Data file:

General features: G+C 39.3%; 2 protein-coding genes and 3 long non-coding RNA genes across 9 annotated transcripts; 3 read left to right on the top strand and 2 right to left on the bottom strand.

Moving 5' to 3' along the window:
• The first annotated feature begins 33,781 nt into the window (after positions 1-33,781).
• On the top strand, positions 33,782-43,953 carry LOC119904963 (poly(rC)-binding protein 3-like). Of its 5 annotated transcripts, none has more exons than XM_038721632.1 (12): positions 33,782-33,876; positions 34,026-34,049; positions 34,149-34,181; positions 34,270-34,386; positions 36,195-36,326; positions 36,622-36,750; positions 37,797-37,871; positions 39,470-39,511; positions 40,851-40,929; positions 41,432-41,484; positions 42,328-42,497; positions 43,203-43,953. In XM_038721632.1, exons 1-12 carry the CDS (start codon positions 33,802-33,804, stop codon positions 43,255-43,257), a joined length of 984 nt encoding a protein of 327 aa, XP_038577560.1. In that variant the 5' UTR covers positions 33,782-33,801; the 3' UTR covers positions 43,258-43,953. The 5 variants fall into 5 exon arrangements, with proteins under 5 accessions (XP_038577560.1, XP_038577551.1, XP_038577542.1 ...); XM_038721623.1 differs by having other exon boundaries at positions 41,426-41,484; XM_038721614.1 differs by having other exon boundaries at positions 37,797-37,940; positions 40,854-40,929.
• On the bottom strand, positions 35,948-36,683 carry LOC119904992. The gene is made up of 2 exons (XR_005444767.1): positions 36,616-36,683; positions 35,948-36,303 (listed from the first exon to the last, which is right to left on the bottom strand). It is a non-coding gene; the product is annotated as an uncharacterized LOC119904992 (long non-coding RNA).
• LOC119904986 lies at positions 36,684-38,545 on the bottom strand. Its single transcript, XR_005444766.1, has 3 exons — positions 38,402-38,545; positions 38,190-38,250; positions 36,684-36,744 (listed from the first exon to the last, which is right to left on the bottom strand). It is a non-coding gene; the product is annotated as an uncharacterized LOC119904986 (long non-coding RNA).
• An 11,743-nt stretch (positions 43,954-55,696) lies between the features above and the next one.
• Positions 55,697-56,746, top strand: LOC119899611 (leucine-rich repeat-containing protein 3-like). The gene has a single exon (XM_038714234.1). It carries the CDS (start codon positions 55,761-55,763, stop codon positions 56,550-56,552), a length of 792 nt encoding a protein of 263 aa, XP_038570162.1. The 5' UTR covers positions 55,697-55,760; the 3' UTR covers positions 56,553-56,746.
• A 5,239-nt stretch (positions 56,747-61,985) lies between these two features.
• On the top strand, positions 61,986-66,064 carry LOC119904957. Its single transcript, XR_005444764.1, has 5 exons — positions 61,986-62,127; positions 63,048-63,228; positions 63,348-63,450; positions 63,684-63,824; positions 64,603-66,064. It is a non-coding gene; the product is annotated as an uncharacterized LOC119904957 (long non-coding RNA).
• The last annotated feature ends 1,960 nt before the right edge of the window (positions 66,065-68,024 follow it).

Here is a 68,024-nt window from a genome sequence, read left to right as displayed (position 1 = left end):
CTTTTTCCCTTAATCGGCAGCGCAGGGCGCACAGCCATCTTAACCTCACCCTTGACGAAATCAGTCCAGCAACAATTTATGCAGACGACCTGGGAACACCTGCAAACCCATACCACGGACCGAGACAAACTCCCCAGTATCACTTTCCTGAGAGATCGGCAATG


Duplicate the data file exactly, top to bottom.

General features: G+C 39.3%; 2 protein-coding genes and 3 long non-coding RNA genes across 9 annotated transcripts; 3 read left to right on the top strand and 2 right to left on the bottom strand.

Moving 5' to 3' along the window:
• The first annotated feature begins 33,781 nt into the window (after positions 1-33,781).
• On the top strand, positions 33,782-43,953 carry LOC119904963 (poly(rC)-binding protein 3-like). Of its 5 annotated transcripts, none has more exons than XM_038721632.1 (12): positions 33,782-33,876; positions 34,026-34,049; positions 34,149-34,181; positions 34,270-34,386; positions 36,195-36,326; positions 36,622-36,750; positions 37,797-37,871; positions 39,470-39,511; positions 40,851-40,929; positions 41,432-41,484; positions 42,328-42,497; positions 43,203-43,953. In XM_038721632.1, exons 1-12 carry the CDS (start codon positions 33,802-33,804, stop codon positions 43,255-43,257), a joined length of 984 nt encoding a protein of 327 aa, XP_038577560.1. In that variant the 5' UTR covers positions 33,782-33,801; the 3' UTR covers positions 43,258-43,953. The 5 variants fall into 5 exon arrangements, with proteins under 5 accessions (XP_038577560.1, XP_038577551.1, XP_038577542.1 ...); XM_038721623.1 differs by having other exon boundaries at positions 41,426-41,484; XM_038721614.1 differs by having other exon boundaries at positions 37,797-37,940; positions 40,854-40,929.
• On the bottom strand, positions 35,948-36,683 carry LOC119904992. The gene is made up of 2 exons (XR_005444767.1): positions 36,616-36,683; positions 35,948-36,303 (listed from the first exon to the last, which is right to left on the bottom strand). It is a non-coding gene; the product is annotated as an uncharacterized LOC119904992 (long non-coding RNA).
• LOC119904986 lies at positions 36,684-38,545 on the bottom strand. Its single transcript, XR_005444766.1, has 3 exons — positions 38,402-38,545; positions 38,190-38,250; positions 36,684-36,744 (listed from the first exon to the last, which is right to left on the bottom strand). It is a non-coding gene; the product is annotated as an uncharacterized LOC119904986 (long non-coding RNA).
• An 11,743-nt stretch (positions 43,954-55,696) lies between the features above and the next one.
• Positions 55,697-56,746, top strand: LOC119899611 (leucine-rich repeat-containing protein 3-like). The gene has a single exon (XM_038714234.1). It carries the CDS (start codon positions 55,761-55,763, stop codon positions 56,550-56,552), a length of 792 nt encoding a protein of 263 aa, XP_038570162.1. The 5' UTR covers positions 55,697-55,760; the 3' UTR covers positions 56,553-56,746.
• A 5,239-nt stretch (positions 56,747-61,985) lies between these two features.
• On the top strand, positions 61,986-66,064 carry LOC119904957. Its single transcript, XR_005444764.1, has 5 exons — positions 61,986-62,127; positions 63,048-63,228; positions 63,348-63,450; positions 63,684-63,824; positions 64,603-66,064. It is a non-coding gene; the product is annotated as an uncharacterized LOC119904957 (long non-coding RNA).
• The last annotated feature ends 1,960 nt before the right edge of the window (positions 66,065-68,024 follow it).

Here is a 68,024-nt window from a genome sequence, read left to right as displayed (position 1 = left end):
CTTTTTCCCTTAATCGGCAGCGCAGGGCGCACAGCCATCTTAACCTCACCCTTGACGAAATCAGTCCAGCAACAATTTATGCAGACGACCTGGGAACACCTGCAAACCCATACCACGGACCGAGACAAACTCCCCAGTATCACTTTCCTGAGAGATCGGCAATG